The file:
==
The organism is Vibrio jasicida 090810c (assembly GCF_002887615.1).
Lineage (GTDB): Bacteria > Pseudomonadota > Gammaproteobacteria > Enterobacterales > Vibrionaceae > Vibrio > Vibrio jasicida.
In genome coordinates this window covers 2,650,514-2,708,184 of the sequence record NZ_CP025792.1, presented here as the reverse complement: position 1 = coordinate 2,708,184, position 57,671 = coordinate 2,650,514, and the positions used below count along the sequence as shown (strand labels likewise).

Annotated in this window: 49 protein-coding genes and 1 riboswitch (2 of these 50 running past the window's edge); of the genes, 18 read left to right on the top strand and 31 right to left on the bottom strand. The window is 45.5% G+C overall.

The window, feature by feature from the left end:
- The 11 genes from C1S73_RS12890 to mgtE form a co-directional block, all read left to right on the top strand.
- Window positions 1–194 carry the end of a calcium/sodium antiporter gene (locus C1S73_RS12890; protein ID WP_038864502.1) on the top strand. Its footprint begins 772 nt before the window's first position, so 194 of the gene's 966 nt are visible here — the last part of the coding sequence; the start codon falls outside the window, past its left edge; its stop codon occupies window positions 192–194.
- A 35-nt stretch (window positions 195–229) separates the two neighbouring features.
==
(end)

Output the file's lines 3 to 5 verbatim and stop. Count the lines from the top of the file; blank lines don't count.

In genome coordinates this window covers 2,650,514-2,708,184 of the sequence record NZ_CP025792.1, presented here as the reverse complement: position 1 = coordinate 2,708,184, position 57,671 = coordinate 2,650,514, and the positions used below count along the sequence as shown (strand labels likewise).

Annotated in this window: 49 protein-coding genes and 1 riboswitch (2 of these 50 running past the window's edge); of the genes, 18 read left to right on the top strand and 31 right to left on the bottom strand. The window is 45.5% G+C overall.

The window, feature by feature from the left end: